There’s quite a large can of worms that is approached by Rebel near the end of the novel that I also felt was completely neglected when I finished the book. I’m not sure if there will be a continuation of this story, but it seemed rather huge to introduce and then leave it hanging. And the message, while a good one, is definitely reiterated over and over, and quite possibly too literally, leaving little room for interpretation. I really love strong, positive messages, but again, a little more finessing may have made this aspect a little less forced and more organic.
While it was lovely to be distantly reconnected with old friends, Chloe and Clem, via their cameos, I wish I was able to feel as excited and inspired by Rebel’s story as I was Chloe’s. One lovely addition to Goodbye, Rebel Blue was definitely Nate, the go-gooder boy who is intrigued by Rebel, and his huge My Life Next Door-esque family that will melt your heart....more
Probably one I would love to own in hard cover because I just adored it so much. Adoration = wanted to read from cover to cover in one sitting, reallyProbably one I would love to own in hard cover because I just adored it so much. Adoration = wanted to read from cover to cover in one sitting, really feeling like so much of this was authentic, even when I was feeling a little uncertain about what was happening with Lara Jean. ...more
Very, very well (and uniquely) written. At times made me physically uncomfortable as I was trying to piece the details together. Actually finished 2 dVery, very well (and uniquely) written. At times made me physically uncomfortable as I was trying to piece the details together. Actually finished 2 days ago, but needed some time to let it simmer.
Please Ignore Vera Dietz was my second A.S. King read, and definitely my favorite so far. Her writing is so perfectly woven together and the alternating points of view between Vera (the primary storyteller), her father Ken, Charlie, and the Pagoda carefully revealed tidbits of the story that had me furiously flipping through the pages. Vera and Charlie were childhood best friends, sort of the two oddball kids who live next door to one another and immediately bond. Charlie’s got a sketchy home life that Vera and her family are very aware of, but they choose not to intervene. As they grow older, Vera develops a crush on Charlie and at points, he seems well aware of her affection for him. He begins doing this weird push and pull of leering Vera in by making her think he feels the same way, and then completely ignoring her after something happens.
Before Charlie’s death, their relationship can be described as rocky at best. Vera keeps up with his whereabouts, but their friendship is only an inkling of what it used to be. A.S. King provides details from the past leading up to present day, allowing the reader to really grasp the struggles and challenges these two characters have faced. There’s a bit of mature content as Charlie gets mixed up in some pretty sketchy business that makes Vera a bit worrisome. Often I found myself speculating about what might have happened to Charlie, why he and Vera had a falling out, and I desperately wanted to see Vera become her own woman. She was a bit afraid of becoming her father, who is a recovering alcoholic, and her mother, who was a stripper, and the fear of making either of those same life choices debilitates Vera.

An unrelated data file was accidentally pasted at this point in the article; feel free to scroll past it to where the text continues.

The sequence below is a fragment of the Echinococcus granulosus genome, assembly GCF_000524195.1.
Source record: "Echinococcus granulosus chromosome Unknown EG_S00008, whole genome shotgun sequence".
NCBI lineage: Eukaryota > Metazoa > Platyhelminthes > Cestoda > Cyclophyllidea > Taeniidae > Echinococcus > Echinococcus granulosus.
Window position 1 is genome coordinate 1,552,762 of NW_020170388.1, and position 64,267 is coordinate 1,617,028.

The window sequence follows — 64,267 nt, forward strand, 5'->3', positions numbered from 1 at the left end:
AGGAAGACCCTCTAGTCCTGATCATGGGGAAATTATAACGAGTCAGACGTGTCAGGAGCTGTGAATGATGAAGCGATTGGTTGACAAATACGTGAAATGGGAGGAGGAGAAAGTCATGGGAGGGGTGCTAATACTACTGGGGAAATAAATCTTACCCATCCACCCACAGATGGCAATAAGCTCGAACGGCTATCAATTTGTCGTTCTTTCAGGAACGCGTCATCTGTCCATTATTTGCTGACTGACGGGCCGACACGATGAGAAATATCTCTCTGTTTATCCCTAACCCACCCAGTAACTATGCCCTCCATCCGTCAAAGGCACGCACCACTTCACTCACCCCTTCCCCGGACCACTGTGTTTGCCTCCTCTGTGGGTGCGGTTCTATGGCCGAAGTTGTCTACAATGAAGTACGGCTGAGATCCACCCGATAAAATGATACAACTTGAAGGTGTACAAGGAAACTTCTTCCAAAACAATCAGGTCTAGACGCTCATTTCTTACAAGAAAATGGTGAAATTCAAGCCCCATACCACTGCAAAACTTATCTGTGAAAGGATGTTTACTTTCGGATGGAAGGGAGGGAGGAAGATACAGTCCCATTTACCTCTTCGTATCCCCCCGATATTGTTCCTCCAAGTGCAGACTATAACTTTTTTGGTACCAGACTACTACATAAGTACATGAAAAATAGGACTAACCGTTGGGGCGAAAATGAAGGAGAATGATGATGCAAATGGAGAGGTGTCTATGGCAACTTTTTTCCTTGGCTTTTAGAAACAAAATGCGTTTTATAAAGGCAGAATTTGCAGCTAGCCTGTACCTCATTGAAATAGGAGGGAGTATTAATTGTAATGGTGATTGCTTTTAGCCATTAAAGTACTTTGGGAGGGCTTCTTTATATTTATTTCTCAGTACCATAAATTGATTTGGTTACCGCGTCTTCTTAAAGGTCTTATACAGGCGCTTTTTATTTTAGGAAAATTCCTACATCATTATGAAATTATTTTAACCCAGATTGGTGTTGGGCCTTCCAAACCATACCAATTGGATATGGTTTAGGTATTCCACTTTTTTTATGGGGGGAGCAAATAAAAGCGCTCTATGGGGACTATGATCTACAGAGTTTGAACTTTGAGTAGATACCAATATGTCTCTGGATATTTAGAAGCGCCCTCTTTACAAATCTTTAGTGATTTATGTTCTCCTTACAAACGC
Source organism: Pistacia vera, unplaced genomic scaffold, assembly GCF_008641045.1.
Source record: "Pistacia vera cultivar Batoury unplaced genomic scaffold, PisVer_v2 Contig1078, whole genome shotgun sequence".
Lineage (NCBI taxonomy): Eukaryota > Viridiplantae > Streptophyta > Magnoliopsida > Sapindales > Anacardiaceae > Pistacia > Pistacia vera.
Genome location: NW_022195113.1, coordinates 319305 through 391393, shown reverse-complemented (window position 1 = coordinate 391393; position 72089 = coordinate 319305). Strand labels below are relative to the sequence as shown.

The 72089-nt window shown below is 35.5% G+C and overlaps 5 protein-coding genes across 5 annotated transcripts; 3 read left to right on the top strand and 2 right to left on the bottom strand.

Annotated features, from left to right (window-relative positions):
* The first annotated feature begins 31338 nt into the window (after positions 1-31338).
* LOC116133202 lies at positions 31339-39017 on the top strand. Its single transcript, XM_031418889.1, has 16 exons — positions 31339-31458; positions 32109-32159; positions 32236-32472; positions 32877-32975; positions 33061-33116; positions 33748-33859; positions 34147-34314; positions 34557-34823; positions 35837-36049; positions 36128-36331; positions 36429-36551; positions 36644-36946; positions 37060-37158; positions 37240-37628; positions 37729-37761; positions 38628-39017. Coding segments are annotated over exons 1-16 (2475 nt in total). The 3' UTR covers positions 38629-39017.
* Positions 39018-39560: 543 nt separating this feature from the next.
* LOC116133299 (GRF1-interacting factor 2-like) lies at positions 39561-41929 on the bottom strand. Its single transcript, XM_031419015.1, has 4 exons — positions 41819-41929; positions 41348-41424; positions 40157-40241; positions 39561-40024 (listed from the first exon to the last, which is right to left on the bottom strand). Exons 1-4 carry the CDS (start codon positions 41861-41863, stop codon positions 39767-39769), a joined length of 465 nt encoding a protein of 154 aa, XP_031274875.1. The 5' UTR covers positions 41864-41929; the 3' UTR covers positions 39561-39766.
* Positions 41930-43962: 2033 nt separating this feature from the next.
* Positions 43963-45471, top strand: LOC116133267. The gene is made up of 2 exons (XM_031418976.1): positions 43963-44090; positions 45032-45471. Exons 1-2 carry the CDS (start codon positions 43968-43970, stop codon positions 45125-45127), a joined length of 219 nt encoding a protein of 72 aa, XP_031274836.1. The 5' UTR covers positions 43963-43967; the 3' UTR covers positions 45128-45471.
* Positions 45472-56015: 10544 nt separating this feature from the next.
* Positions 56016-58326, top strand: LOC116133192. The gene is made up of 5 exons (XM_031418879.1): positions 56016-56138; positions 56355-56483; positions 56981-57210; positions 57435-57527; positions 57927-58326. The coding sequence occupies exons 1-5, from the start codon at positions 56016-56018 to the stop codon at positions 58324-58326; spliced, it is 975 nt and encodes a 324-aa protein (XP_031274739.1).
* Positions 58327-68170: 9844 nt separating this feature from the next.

I connected so well with Vera’s emotions over losing a friend. When I was in third grade, one of my friends was killed in an accident over spring break. The news was terrifying, even at such a young age. This boy sat behind me at school and would often play with my hair (well, actually, he would pull it out, but I think he was probably just trying to flirt) and tease me. I remember the day of his funeral like it was yesterday. Vera went through a similar experience with Charlie — she felt that when she went to the funeral, he was going to walk out like it was a big joke and say, “GOTCHA!” I knew there was no way my friend could have passed away. That doesn’t happen to someone so young, right? I slept in my parents bedroom for ages because I struggled so much; I felt haunted by his death. Vera is trying to work out all the details of their friendship gone wrong, but she’s also got this information that could possibly shed some light on the events surrounding his death. That’s a ton for one person to carry around, and Vera certainly feels haunted by Charlie.
I could gush forever about the beauty that is Please Ignore Vera Dietz, but I hope that without revealing too much of the story I can convince you to pick this one up as soon as you can. If you’ve never read one of King’s books, I highly suggest this be your first. I’m very much looking forward to her upcoming book, Reality Boy, to be released on October 22nd. ...more